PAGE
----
AoIR 4.2.3

THE TRIANGLE IS THE BINARY OPPOSITION OF THE TWENTY-FIRST CENTURY

Why is it that scholars are suddenly so drawn to the triangular graphic model, as though three-ness eliminates all of the shortcomings of binary logics? Don’t get me wrong; I don’t intend to be (wholly) snarky here, as I find that all my own best thoughts about conceptualizations and categorizations seem to come in threes. But it seems to me a very different thing to say, on the one hand, ‘here are three possible ways of thinking about this phenomenon,’ or even ‘here are three aspects of this phenomenon,’ than it is, on the other hand, to draw a triangle. Threeness suggests a kind of openness, a sense of more potential possibilities. A picture of threeness, though, does not; a triangle is closed, contained, complete. (2.45 pm)

FIELD? DISCIPLINE?

Steve Jones, in his keynote address, asks a series of questions about Internet Studies that have long been asked about other such interdisciplinary programs or modes of scholarship: Is Internet/Media/Cultural/Etc. Studies a field? Is it a discipline? Does it matter which, and if so, what’s the difference?

There are, as Steve notes, significant material, institutional implications for such questions: disciplines are housed in departments, and as such get budget and tenure lines; fields, when they are acknowledged institutionally, are housed in programs, and as such are the poor stepchild of academia, with minimal budgets and only the rarest of tenure lines. There’s a certain political expediency, in this regard, in the seemingly inexorable movement toward disciplinarity; develop a canon and a curriculum, indicate your rules and borders, and you too might be graced with resources that enable not just survival, but growth.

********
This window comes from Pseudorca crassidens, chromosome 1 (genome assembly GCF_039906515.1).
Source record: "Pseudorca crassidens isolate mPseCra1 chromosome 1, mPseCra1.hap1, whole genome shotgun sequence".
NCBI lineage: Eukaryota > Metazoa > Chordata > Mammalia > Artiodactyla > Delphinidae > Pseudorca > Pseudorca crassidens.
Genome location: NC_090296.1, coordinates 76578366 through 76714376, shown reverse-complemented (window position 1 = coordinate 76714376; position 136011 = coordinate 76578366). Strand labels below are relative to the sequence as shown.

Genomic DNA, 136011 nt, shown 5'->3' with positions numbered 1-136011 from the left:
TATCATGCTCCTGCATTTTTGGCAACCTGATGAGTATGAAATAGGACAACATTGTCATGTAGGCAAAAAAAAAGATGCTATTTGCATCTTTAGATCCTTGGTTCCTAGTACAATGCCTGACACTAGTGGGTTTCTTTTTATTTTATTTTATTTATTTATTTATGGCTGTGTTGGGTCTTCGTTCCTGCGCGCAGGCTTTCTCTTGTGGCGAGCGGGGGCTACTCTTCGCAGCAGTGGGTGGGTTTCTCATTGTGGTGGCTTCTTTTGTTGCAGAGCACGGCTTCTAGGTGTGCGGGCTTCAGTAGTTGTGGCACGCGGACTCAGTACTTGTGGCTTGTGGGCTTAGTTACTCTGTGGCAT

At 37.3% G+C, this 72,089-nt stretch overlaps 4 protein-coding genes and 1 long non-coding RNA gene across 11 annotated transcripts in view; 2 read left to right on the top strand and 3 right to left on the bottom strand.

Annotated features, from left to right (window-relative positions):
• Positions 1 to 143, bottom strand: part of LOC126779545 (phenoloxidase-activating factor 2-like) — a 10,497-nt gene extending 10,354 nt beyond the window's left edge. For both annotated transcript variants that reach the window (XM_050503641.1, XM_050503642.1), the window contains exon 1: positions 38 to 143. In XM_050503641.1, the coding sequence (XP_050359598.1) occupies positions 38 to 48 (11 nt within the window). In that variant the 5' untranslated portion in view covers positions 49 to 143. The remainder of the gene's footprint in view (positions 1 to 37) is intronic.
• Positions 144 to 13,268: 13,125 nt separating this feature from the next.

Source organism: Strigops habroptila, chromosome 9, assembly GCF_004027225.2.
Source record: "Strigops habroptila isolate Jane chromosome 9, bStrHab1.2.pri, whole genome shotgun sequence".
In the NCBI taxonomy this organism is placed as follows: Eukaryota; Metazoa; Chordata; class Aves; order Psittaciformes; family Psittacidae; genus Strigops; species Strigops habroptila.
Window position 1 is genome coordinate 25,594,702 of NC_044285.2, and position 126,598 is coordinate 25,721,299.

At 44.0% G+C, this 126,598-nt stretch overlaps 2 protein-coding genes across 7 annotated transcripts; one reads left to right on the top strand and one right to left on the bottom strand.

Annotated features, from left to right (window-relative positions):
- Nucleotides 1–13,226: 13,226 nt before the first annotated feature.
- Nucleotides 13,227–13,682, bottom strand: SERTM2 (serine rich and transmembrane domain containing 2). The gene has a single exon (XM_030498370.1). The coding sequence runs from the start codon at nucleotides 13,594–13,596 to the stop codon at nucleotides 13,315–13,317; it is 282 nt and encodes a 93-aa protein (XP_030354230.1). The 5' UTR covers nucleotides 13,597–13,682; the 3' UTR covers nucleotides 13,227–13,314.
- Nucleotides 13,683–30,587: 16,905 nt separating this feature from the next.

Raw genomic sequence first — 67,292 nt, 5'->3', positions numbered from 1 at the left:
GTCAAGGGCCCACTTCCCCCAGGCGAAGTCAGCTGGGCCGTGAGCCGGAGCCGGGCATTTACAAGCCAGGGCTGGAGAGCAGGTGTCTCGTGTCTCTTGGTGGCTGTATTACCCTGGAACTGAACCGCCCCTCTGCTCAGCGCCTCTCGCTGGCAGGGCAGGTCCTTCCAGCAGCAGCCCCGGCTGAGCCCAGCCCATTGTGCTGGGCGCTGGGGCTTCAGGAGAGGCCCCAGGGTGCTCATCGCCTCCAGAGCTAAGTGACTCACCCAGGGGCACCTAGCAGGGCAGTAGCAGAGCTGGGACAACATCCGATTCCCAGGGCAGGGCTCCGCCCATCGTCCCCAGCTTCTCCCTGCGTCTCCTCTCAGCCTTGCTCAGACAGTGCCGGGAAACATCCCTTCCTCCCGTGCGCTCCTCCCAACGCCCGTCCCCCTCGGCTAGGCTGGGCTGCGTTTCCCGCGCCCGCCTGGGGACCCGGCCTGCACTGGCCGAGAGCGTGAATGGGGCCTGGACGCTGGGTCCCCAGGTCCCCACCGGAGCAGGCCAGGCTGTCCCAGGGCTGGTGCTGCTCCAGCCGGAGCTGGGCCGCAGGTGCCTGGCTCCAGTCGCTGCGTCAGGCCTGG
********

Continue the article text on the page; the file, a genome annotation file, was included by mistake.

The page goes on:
However, Steve points out that there’s a significant downside to such institutionalization, to the disintering (dis-inter-ing, that is) of the interdiscplinary: the existence of a discipline allows those working in other disciplines to “offload responsibilities” for considering the object in question. Thus (to grab wildly for one example), once there is a Media Studies department, the English department can tell the student interested in questions that touch on media other than print, or print’s own mediations, “We don’t study that here; go talk to them.” While fields remain interdisciplinary, the disciplines cannot wholly shirk their responsibilities for them. (4.40 pm)

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